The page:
Available at lens.google.com, Google Lens allows users to perform searches by uploading or specifying an image. Google Lens will retrieve information about the uploaded or specified image from the internet. If a user wants to find a store that sells a particular product, the user can upload an image of the product to Google Lens. MUM is expected to power Google Lens in the near future.
How MUM Will Affect Your Website
You might be wondering how MUM will affect your website. For starters, MUM may result in your website ranking for longer search queries than it did in the past. With MUM, Google can process complex search queries. Longer search queries, of course, are more complex than shorter search queries.
You don’t have to optimize your website only for short and simple keywords. MUM can use sources in different languages and formats to process complex search queries. As a result, you can optimize it for longer keywords. When optimized for a relevant complex keyword, your website will likely rank for it.
MUM places a greater emphasis on visual forms of content. Unlike BERT, it can understand images and videos. Therefore, your website may rank for more forms of visual content now that MUM powers Google’s ranking algorithm. Your website’s images may rank in Google’s “Images” tab, and your site’s videos may rank in the search engine’s “Videos” tab.
Of course, visual content requires optimization. Uploading a high-quality image or video to your website isn’t enough. For MUM to understand it, you must add context. You can create a title and alt text description tag for images. Titles are displayed when visitors hover their mouse over the image, whereas text-to-speech software uses alt text description tags. Regardless, you can use them to add context so that MUM can understand the images on your website.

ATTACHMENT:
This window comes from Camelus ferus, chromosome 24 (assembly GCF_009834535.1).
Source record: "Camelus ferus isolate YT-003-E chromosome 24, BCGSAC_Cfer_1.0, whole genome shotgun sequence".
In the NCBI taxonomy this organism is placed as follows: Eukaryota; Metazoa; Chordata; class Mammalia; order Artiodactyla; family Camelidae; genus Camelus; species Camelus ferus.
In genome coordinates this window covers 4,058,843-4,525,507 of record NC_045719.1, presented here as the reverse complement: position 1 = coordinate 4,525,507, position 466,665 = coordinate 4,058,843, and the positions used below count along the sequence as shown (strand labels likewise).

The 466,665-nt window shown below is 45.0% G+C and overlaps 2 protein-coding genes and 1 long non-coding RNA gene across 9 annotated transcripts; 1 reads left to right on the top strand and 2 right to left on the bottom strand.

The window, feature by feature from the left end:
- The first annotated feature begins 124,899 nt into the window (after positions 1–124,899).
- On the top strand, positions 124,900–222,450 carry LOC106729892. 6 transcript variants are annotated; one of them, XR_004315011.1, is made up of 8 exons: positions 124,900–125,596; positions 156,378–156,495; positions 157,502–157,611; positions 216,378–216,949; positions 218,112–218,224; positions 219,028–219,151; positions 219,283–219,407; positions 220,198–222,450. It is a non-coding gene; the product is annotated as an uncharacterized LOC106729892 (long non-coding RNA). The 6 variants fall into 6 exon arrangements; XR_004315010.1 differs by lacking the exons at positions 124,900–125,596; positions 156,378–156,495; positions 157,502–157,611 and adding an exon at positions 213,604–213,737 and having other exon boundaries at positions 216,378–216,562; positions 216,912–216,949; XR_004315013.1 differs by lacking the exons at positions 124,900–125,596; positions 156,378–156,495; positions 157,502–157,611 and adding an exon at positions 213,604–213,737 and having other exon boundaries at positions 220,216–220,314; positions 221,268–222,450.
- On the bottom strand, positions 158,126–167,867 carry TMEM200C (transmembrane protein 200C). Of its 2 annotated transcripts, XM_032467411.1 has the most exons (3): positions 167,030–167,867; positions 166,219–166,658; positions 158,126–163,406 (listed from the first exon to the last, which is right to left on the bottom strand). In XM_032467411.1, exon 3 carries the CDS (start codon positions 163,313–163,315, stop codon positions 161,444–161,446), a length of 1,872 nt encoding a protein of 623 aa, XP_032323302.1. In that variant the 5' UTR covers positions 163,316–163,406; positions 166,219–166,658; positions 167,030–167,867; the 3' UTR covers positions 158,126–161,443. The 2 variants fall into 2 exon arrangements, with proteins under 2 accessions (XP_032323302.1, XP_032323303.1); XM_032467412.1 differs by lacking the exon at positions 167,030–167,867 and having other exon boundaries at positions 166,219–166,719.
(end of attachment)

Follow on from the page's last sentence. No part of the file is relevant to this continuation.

There are tags with which you can optimize videos, such as title, duration, description, and URL. Optimizing a video with these tags will help MUM understand it. Just remember to create relevant tags that describe the videos. Irrelevant tags will only harm a video’s ability to rank.
Google uses MUM to process local search queries. Unless a local search query contains the name of a place, Google will assume the user is looking for information related to a nearby business or landmark. But tourists may perform local searches in their native language rather than in the country they are visiting.
MUM is multilingual. Suppose a tourist searches for a local business or local place in their native language. In that case, MUM will use sources in a variety of languages to return relevant local listings. It’s able to understand 75 languages. MUM will scour the internet while looking for information about the search query. Even if a piece of information is in a different language, MUM will use it.
Prior to MUM, Google relied on BERT to process complex search queries. BERT was a major stepping stone in the evolution of Google’s ranking algorithm. It allowed Google to interpret search intent. MUM uses a similar approach to processing search queries but is 1,000 times more powerful.